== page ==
Wireless Telephony And Alternating Currents

Chapter XVIII. Wireless Telephony And AlternatingCurrents.

The developments in wireless communication have been so rapid during recent years that a more extended account, than that given in Art. 417 of the apparatus and methods used at the present time, seems desirable. The study of Alternating Currents is also included with the idea that it will make the text more complete and of wider usefulness.

Wireless Telephony

425. The Wireless Telephone.?One of the most important developments in wireless communication in recent years has been in wireless telephony. We realize its possibilities, when we hear of the achievements of talking across an ocean or between airplanes and the ground.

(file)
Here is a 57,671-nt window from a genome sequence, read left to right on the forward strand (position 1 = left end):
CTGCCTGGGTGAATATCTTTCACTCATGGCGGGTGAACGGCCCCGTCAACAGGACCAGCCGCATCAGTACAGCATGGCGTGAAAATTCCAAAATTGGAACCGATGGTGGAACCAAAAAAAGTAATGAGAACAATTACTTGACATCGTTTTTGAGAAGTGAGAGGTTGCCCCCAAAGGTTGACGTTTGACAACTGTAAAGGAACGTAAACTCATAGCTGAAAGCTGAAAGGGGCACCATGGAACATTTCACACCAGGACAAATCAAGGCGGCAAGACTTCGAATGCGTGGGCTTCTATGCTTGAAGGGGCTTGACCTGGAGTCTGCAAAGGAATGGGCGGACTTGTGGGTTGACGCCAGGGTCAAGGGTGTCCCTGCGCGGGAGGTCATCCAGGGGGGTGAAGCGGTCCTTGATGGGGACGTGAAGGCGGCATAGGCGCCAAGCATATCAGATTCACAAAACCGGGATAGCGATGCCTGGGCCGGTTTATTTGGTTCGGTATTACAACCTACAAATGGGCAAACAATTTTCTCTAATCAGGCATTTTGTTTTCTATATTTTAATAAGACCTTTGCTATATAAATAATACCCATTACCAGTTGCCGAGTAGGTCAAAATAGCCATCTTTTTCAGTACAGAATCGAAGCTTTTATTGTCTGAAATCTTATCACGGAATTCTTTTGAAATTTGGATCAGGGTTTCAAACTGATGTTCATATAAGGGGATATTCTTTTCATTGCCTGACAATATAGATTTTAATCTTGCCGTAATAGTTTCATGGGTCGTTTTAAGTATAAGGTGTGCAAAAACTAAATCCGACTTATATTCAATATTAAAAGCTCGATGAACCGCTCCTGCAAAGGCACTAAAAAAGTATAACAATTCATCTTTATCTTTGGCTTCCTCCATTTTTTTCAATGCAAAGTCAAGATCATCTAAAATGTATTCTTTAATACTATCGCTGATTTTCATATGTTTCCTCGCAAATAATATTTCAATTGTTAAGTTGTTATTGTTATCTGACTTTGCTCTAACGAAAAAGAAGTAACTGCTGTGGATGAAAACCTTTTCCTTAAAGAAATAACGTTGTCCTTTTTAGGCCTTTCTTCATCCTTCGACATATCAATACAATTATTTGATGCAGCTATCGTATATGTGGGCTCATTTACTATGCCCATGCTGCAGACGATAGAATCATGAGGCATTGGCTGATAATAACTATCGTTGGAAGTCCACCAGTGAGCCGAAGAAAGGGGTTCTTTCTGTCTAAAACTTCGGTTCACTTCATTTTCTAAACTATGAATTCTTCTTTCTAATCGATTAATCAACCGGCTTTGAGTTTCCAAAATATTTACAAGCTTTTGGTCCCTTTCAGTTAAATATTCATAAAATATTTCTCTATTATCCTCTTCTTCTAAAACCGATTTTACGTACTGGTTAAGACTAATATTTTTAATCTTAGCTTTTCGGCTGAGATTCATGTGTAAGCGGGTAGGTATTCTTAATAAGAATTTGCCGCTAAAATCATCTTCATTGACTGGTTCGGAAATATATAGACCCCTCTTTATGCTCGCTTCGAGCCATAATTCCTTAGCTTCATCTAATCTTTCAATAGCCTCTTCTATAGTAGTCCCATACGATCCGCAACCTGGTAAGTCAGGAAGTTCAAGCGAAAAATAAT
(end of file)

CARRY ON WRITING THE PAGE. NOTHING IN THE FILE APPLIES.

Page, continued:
The wireless telephone can be best understood by comparing it with the common telephone. When the latter is in use, a direct current flows continually through the instrument. (See Arts. 312-316.) When a person speaks into the transmitter, the sound waves of the voice cause the diaphragm to vibrate, this action causes rapid changes in the resistance of the transmitter, which in turn causes the direct current to fluctuate just in step with the pulses of the voice waves. This fluctuating direct current passes through the primary of an induction coil, producing in the secondary an intensified alternating current. This passes over the line wires to the receiver where it produces[Pg 461] variations in the magnetic field affecting the receiver diaphragm, causing the latter to reproduce the voice of the person speaking in the transmitter. Now to make the comparison clear, two facts must be noted with regard to the wire telephone: first, there must be an action in the transmitter which causes variations in a current through the instrument; second, this fluctuating current produces a more intense alternating current which flows over the line and affects the receiver diaphragm, producing there sound vibrations of greater intensity than those used at the transmitter. This added energy comes from the current flowing through the transmitter. The case is analogous to that of an electric bell. The armature of the bell vibrates with greater energy than is required to push the button, the extra energy being derived from the battery.